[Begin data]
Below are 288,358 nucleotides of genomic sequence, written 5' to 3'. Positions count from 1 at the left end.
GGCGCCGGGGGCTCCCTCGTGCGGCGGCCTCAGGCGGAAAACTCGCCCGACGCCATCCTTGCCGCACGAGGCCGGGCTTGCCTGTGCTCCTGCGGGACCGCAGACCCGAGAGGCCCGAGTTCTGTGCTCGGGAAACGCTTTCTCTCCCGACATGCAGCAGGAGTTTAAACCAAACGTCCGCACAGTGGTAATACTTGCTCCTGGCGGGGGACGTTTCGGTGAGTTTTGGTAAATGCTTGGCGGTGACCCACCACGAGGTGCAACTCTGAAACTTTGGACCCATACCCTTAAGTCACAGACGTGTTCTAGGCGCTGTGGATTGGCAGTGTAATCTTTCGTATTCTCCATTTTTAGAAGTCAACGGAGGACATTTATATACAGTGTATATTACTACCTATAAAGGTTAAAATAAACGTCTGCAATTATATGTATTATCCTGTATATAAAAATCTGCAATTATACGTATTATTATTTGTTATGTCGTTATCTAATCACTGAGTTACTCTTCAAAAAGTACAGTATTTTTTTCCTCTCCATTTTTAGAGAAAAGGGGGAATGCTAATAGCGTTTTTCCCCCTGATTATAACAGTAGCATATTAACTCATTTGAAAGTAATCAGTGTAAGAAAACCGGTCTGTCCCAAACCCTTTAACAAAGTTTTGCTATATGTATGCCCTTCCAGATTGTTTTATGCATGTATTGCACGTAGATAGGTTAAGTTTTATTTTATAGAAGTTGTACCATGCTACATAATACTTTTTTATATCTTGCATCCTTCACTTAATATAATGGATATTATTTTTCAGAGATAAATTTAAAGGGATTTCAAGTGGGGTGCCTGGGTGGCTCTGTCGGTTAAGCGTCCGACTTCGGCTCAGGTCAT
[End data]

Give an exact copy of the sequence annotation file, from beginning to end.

Below are 288,358 nucleotides of genomic sequence, written 5' to 3'. Positions count from 1 at the left end.
GGCGCCGGGGGCTCCCTCGTGCGGCGGCCTCAGGCGGAAAACTCGCCCGACGCCATCCTTGCCGCACGAGGCCGGGCTTGCCTGTGCTCCTGCGGGACCGCAGACCCGAGAGGCCCGAGTTCTGTGCTCGGGAAACGCTTTCTCTCCCGACATGCAGCAGGAGTTTAAACCAAACGTCCGCACAGTGGTAATACTTGCTCCTGGCGGGGGACGTTTCGGTGAGTTTTGGTAAATGCTTGGCGGTGACCCACCACGAGGTGCAACTCTGAAACTTTGGACCCATACCCTTAAGTCACAGACGTGTTCTAGGCGCTGTGGATTGGCAGTGTAATCTTTCGTATTCTCCATTTTTAGAAGTCAACGGAGGACATTTATATACAGTGTATATTACTACCTATAAAGGTTAAAATAAACGTCTGCAATTATATGTATTATCCTGTATATAAAAATCTGCAATTATACGTATTATTATTTGTTATGTCGTTATCTAATCACTGAGTTACTCTTCAAAAAGTACAGTATTTTTTTCCTCTCCATTTTTAGAGAAAAGGGGGAATGCTAATAGCGTTTTTCCCCCTGATTATAACAGTAGCATATTAACTCATTTGAAAGTAATCAGTGTAAGAAAACCGGTCTGTCCCAAACCCTTTAACAAAGTTTTGCTATATGTATGCCCTTCCAGATTGTTTTATGCATGTATTGCACGTAGATAGGTTAAGTTTTATTTTATAGAAGTTGTACCATGCTACATAATACTTTTTTATATCTTGCATCCTTCACTTAATATAATGGATATTATTTTTCAGAGATAAATTTAAAGGGATTTCAAGTGGGGTGCCTGGGTGGCTCTGTCGGTTAAGCGTCCGACTTCGGCTCAGGTCAT